Such units will need the ability to fight hard, but also to specialise in these sorts of “not major war” operations.
In either case, the Army is going to have to operate two very different types of force, and to overcome a lot of internal pressures to focus primarily on the major wars function: for one institution to combine Leviathan and (at least part of) SysAdmin.
Or both Wehrmacht and British Imperial Army.
This is going to take a lot of bludgeoning of generals, I would guess.
(Interestingly, one force that has tried to combine both roles, on a much smaller scale, is the post-war British Army.)
“Army is going to have to operate two very different types of force” That is exactly what Barnett is proposing, though he may want to make the SysAdmin a separate Department. As he says repeatedly in his book, we used to have a Department of War and A Navy Department, the latter of which amounted to a “department of everything else”. That is the division he is talking about restoring. Working out the institutional details will be, um, interesting, to say the least.
Since I’m on Barnett’s blogroll, I thought I might comment here before I broke out my own thread.
Some things to keep in mind:
1. The SysAdmin force is a failure mode. The preferable solution is peaceful democratic reform and gradual entry into the Core at whatever pace the society can tolerate the massive changes this entails. Since the SysAdmin force’s entry is a mark of failure, fixing the problems means that they will leave. Permanent garrisoning is neither desirable nor feasible.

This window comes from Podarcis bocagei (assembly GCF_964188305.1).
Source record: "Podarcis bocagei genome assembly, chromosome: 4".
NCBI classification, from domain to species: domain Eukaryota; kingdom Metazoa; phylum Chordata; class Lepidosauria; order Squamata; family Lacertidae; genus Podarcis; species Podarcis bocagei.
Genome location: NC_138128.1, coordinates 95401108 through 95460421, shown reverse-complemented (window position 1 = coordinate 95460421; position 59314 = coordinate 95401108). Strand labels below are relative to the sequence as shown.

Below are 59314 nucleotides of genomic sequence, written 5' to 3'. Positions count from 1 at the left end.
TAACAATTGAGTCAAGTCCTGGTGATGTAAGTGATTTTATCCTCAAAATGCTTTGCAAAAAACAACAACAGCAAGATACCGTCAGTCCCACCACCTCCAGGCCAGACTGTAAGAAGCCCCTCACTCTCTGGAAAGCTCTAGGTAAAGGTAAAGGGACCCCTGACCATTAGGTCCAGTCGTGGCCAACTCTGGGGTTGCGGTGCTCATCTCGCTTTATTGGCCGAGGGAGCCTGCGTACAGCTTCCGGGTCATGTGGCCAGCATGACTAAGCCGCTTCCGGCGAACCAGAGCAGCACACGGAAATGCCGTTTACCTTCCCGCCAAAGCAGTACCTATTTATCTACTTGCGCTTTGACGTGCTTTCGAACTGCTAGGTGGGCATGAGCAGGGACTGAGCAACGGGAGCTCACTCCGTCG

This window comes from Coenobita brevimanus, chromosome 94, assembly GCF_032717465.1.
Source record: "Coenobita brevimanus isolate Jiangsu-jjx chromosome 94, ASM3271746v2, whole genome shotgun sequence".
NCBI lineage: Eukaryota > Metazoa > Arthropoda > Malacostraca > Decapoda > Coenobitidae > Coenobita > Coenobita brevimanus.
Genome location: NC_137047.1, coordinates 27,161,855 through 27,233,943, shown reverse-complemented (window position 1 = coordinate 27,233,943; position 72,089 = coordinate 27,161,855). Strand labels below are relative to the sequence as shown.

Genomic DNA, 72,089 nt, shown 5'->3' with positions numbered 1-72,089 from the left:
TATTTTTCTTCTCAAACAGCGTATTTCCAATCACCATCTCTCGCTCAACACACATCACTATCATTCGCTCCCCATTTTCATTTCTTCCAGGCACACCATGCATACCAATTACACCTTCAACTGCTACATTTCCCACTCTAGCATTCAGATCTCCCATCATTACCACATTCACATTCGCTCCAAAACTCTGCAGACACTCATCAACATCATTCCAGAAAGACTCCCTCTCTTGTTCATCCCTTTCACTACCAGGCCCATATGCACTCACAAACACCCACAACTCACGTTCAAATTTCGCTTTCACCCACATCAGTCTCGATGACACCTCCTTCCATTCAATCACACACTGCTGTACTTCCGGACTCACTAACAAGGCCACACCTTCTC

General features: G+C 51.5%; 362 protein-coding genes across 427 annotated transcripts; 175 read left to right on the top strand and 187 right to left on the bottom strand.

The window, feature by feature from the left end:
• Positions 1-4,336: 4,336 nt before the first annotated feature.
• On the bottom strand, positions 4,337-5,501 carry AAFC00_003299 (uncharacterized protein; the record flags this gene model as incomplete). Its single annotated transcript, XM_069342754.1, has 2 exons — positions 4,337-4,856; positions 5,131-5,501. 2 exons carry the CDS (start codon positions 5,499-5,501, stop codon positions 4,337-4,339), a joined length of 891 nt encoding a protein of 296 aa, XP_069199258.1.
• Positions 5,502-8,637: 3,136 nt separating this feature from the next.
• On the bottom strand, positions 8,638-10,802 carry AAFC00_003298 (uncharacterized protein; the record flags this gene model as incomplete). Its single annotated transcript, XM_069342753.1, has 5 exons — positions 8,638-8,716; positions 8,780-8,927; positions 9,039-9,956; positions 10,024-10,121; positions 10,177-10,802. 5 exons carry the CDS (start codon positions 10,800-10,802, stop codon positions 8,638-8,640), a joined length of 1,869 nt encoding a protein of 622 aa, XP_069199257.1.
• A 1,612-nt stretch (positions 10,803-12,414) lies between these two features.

2. A great deal of what the SysAdmin force does will be sociological and psychological. Some of it may even be remote capable so honey may not have to go to Somalia as hubby’s presence there may be a telepresence.
3. Eventually, the job of the SysAdmin force will largely be done. When the depths of Africa become part of the Core, there will likely be no Gap states left. Leviathan will continue to drill and practice for high intensity war but SysAdmin can’t do its job in the Core. It ends up competing with the private sector.
Our military is too large. It should be used to protect that continental US only. Otherwise, we go abroad looking for monsters to slay. I am unwilling to sacrifice my children to the miltary to spread globalization. I don;t want to be globocop.
Lynne, a lot of people agree with you. But we have been going abroad in search of monsters to slay since at least 1898, when we annexed the Phillipines. Moreover, our enemies are basing themselves in places like Afghanistan. Failed states on the other side of the world present a security threat to the United State. If we are going to keep doing this type of job, and we are, then we should become competent at it.
And why is spreading globablization a bad thing ? As opposed to what ?